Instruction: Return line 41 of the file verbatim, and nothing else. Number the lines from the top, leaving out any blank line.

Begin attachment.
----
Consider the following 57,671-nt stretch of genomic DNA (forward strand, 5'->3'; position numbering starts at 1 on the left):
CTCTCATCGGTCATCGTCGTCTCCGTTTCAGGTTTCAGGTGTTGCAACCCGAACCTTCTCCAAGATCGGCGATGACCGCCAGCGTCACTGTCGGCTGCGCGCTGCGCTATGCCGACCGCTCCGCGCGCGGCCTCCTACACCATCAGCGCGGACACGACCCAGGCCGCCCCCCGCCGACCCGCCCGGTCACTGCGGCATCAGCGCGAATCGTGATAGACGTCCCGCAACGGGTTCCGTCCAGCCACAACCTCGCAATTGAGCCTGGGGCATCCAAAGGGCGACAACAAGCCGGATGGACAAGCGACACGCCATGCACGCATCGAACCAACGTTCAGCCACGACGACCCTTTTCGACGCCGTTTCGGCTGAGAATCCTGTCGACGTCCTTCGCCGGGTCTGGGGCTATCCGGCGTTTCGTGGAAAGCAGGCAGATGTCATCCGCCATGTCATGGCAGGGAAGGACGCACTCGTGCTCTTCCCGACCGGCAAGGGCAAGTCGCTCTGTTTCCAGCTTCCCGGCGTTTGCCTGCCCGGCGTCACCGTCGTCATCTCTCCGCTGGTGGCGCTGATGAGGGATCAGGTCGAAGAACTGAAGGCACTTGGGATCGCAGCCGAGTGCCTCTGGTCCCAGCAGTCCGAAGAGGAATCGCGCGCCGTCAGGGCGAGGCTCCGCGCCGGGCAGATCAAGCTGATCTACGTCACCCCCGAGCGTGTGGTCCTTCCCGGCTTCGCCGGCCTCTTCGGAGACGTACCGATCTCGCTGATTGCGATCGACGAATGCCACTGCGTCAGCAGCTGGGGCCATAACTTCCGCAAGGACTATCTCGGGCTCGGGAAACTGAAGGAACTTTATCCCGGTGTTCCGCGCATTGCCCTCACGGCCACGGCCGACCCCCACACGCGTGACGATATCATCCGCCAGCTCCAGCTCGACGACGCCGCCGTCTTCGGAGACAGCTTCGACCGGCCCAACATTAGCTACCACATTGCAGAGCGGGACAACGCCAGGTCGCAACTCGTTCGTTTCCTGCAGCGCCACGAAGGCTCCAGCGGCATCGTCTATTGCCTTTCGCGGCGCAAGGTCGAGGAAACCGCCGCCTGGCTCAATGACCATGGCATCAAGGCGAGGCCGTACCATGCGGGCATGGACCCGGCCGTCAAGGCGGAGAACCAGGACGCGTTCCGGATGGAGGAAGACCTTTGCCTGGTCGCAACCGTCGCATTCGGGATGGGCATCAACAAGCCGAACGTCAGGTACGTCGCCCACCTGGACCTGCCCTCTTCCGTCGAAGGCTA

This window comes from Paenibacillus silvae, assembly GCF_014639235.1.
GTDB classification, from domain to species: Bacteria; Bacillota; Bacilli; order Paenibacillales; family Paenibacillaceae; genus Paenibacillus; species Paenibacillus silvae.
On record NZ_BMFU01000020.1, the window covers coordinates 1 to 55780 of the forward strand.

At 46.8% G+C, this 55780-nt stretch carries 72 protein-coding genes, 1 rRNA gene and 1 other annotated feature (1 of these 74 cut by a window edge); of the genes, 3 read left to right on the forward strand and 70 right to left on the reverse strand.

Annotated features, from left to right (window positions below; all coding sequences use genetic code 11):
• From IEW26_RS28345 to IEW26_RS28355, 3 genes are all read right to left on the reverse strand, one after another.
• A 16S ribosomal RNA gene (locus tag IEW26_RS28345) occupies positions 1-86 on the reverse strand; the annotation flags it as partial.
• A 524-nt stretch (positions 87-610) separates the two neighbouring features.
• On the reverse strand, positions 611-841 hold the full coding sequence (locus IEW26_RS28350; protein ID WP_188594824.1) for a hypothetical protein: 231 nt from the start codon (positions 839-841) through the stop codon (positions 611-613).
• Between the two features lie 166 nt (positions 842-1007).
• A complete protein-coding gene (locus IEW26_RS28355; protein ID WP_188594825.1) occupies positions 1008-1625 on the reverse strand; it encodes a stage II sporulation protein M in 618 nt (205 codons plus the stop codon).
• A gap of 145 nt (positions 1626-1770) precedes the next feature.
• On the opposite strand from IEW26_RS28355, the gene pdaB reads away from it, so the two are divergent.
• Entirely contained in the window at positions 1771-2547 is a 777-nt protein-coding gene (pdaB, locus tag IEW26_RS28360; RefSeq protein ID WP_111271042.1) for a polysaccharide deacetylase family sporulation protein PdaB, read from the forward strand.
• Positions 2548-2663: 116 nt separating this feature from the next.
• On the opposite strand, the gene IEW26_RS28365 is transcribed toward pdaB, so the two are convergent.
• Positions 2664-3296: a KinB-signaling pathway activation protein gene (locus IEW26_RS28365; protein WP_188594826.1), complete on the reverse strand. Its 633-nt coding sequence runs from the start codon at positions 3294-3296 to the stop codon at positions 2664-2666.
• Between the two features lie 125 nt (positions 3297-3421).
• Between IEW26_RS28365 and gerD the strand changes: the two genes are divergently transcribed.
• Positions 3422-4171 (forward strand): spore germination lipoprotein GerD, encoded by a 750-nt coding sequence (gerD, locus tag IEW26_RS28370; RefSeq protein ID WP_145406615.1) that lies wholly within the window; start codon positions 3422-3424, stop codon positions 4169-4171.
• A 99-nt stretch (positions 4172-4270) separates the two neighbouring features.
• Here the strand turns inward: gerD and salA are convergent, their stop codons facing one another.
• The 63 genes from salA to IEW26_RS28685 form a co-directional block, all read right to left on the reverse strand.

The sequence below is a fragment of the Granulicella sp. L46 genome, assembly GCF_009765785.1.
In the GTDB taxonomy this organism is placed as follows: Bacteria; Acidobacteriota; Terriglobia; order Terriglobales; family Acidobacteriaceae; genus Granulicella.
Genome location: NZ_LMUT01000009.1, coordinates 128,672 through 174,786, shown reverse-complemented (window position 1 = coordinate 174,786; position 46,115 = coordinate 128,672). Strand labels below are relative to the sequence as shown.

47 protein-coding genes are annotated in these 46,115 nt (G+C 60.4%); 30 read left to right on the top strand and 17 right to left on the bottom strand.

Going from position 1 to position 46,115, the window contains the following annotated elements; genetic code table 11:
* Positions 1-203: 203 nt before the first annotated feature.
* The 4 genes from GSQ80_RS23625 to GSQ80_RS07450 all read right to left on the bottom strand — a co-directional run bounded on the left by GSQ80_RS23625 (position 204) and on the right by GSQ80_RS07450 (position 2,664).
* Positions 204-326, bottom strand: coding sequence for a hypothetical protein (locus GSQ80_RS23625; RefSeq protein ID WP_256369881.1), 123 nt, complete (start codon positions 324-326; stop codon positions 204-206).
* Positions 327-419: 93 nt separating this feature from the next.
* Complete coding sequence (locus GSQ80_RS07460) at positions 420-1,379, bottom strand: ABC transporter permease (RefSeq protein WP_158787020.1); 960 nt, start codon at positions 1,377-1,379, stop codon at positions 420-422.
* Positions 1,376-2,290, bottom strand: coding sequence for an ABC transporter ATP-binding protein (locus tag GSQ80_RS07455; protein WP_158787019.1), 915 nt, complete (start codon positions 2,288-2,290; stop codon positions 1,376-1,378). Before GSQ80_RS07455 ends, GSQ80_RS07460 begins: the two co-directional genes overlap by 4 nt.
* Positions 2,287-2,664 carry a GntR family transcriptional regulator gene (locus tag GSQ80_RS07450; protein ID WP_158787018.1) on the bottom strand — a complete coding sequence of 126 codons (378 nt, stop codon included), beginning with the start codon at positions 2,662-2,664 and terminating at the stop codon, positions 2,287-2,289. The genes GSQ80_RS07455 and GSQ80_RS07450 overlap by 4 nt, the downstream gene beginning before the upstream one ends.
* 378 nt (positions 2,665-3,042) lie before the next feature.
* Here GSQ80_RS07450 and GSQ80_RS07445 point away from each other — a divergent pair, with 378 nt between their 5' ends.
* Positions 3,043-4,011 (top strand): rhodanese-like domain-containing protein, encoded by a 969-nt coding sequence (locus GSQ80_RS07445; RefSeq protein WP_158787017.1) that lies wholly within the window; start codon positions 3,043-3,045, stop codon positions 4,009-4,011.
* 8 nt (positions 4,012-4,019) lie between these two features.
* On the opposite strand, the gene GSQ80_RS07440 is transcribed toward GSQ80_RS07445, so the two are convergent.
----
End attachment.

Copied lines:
* 8 nt (positions 4,012-4,019) lie between these two features.